In my book The Shyness Guide, and in previous posts here, I’ve said that I think you should think twice before trying to ‘interpret’ your dreams.

I have long believed that most interpretations are either wrong or simply inadequate, only catching a minor part of what a dream is about.

In this, I thought I was parting company with psychologist Carl Jung, following instead his renegade pupil, James Hillman, who warned that interpreting dreams drains them of energy. But I was wrong about Jung.

Recently, re-reading his book, On the Nature of the Psyche, I came upon this stunning statement with respect to dreams :

Image and meaning are identical.

That doesn’t sound like much, but it’s a bombshell. It says you don’t have to analyse a dream to find the meaning, because the meaning is in the images. Just pay attention to the images.

The language of dreams is far older than the language of speech, and it’s made up of images.

In the same book, Jung describes how he developed his early method, exploring the dreams and fantasies of patients. He says he took pains not to interpret them, “never stepping beyond the bounds of the picture lying before me.”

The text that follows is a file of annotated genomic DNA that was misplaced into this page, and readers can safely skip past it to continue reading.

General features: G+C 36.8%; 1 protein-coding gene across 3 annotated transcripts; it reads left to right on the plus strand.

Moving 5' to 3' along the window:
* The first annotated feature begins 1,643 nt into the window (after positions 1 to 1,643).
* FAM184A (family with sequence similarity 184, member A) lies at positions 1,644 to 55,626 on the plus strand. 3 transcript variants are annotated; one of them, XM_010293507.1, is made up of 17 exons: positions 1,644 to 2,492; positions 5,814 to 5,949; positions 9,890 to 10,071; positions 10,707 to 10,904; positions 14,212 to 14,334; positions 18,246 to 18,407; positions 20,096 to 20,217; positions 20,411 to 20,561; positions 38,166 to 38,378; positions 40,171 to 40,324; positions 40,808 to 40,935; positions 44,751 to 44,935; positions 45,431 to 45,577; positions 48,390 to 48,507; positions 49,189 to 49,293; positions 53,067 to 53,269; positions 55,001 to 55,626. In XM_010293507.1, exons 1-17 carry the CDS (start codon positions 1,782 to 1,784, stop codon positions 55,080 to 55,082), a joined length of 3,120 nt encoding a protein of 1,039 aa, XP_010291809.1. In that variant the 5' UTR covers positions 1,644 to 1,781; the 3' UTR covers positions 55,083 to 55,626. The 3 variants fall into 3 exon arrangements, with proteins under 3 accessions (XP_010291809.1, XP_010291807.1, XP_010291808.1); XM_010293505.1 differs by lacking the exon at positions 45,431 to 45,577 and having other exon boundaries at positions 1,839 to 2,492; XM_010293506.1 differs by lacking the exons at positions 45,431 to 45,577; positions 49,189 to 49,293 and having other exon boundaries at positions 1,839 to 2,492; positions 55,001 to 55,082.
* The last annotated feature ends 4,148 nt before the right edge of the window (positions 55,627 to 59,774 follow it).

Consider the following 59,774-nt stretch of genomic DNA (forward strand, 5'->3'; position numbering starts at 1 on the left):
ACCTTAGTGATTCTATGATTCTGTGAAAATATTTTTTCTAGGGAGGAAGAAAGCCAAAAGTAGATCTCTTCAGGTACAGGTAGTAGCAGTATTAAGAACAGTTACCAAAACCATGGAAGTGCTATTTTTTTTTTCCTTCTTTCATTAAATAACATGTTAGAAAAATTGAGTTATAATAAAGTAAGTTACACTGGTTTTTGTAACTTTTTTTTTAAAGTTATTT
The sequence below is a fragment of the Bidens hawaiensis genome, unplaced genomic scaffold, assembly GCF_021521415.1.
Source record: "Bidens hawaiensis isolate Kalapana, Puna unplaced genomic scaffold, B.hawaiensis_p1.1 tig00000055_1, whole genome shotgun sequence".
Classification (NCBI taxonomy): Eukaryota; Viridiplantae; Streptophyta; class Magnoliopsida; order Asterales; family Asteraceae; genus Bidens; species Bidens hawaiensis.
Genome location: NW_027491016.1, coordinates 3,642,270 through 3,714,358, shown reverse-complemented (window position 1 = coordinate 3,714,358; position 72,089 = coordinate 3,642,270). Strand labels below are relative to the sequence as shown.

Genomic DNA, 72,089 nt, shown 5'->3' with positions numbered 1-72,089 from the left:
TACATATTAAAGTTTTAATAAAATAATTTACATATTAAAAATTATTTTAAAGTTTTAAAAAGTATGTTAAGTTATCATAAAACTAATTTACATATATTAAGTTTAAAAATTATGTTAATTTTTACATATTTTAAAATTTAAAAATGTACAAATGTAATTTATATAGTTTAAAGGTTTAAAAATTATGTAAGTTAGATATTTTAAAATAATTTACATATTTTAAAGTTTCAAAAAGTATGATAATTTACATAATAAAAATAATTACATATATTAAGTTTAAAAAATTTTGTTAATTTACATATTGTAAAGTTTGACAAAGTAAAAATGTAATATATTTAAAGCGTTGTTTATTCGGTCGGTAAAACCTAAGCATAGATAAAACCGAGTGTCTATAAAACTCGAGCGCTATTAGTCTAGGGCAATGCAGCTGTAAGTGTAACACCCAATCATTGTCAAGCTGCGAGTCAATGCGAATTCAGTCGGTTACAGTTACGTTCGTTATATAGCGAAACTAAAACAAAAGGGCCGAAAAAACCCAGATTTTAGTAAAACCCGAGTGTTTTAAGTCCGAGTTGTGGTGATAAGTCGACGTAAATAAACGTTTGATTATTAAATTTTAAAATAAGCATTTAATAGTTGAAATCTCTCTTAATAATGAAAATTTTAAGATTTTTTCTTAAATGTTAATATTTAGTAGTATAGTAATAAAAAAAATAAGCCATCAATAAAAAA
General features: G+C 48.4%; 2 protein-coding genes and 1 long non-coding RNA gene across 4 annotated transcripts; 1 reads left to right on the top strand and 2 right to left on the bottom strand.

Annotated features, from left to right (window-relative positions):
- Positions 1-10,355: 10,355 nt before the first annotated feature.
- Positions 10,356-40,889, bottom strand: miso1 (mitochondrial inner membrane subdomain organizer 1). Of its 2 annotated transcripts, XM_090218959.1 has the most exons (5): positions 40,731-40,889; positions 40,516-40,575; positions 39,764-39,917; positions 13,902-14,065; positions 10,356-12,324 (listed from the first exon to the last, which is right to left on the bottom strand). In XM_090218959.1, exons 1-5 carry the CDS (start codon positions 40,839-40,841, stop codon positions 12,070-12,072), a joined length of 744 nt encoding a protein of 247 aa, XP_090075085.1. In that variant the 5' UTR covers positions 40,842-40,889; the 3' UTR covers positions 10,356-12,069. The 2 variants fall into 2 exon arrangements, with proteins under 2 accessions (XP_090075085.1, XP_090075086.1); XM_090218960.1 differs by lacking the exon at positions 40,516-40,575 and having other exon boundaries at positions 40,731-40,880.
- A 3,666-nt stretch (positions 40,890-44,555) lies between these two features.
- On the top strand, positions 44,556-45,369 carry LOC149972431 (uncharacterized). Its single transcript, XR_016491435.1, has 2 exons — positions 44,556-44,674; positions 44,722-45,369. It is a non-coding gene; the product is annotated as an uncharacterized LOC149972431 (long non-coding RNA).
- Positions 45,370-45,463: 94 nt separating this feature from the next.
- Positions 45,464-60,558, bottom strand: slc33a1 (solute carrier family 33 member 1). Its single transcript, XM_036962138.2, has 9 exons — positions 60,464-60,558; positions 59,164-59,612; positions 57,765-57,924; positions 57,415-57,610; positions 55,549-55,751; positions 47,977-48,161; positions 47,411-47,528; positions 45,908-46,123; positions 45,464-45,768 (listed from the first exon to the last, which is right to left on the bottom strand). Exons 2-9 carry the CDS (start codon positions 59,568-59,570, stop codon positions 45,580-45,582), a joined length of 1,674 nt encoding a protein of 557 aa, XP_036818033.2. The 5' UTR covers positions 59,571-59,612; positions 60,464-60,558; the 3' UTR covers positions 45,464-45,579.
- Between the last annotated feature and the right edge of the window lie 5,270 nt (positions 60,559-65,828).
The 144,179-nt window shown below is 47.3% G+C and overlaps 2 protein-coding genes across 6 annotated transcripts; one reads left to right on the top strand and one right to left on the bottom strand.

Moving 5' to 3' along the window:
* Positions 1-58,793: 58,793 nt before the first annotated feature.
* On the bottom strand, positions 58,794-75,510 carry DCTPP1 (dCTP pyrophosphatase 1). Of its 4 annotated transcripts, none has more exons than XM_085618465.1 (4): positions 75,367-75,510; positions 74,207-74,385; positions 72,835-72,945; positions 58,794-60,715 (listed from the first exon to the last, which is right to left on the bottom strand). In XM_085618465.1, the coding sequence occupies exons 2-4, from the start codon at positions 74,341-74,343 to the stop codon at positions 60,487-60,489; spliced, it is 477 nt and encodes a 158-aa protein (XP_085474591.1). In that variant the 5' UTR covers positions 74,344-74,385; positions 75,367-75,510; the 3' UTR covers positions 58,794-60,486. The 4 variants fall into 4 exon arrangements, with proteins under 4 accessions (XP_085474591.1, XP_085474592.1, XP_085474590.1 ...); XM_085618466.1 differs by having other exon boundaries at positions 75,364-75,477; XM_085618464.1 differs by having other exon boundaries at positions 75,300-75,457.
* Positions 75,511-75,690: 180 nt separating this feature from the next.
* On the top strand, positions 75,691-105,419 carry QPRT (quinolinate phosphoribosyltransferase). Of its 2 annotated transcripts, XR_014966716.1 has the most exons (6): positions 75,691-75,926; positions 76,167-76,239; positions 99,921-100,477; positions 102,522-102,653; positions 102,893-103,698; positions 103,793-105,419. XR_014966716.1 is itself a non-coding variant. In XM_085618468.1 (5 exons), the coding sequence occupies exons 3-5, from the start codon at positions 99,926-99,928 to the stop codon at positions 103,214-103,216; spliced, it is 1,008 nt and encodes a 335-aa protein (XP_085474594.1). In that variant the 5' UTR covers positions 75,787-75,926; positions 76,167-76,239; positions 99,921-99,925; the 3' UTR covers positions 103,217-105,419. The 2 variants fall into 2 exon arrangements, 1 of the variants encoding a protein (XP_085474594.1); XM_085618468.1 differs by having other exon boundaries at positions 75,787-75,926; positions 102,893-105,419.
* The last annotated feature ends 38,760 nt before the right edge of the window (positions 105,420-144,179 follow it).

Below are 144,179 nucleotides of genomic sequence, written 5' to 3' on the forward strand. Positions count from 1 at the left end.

Do you want an example? Here is a real dream of my own, one I gave in full to character Chris Stone in my novel The Birdcatcher. I hardly had to change a word from the account in my journal:

Towards morning I dreamt that I was floating through a black void. There was nothing there at all until I heard music that I thought was Mozart’s. In that direction I detected a far off sphere of light and moved towards it. When I finally hovered above it, I saw two fish inside. They were olive green, but each was outlined with incandescent silver. The incandescence was the source of the light. They swam in a circle inside the sphere, in time with Mozart, following each other’s tail in a playful dance. As I watched them, something told me that the light coming from them was their love for one another, and I wished they could go on forever.

When I woke from that dream, it seemed to stand alone. There may have been a preceding dream, or scene, but I had no memory of one. It was one of the most satisfying dreams I have ever had.  It fit perfectly into Stone’s story.

For the record, all four of the dreams Chris Stone has in The Birdcatcher, each crucial to the story, are real dreams that I gave him.

But what do the fish mean, you may want to ask. Jung’s answer is that you are better off not asking that question – not trying to put the meaning into words. Let the image, the dream, speak directly to you.

That, in my experience, is how dreams work best.

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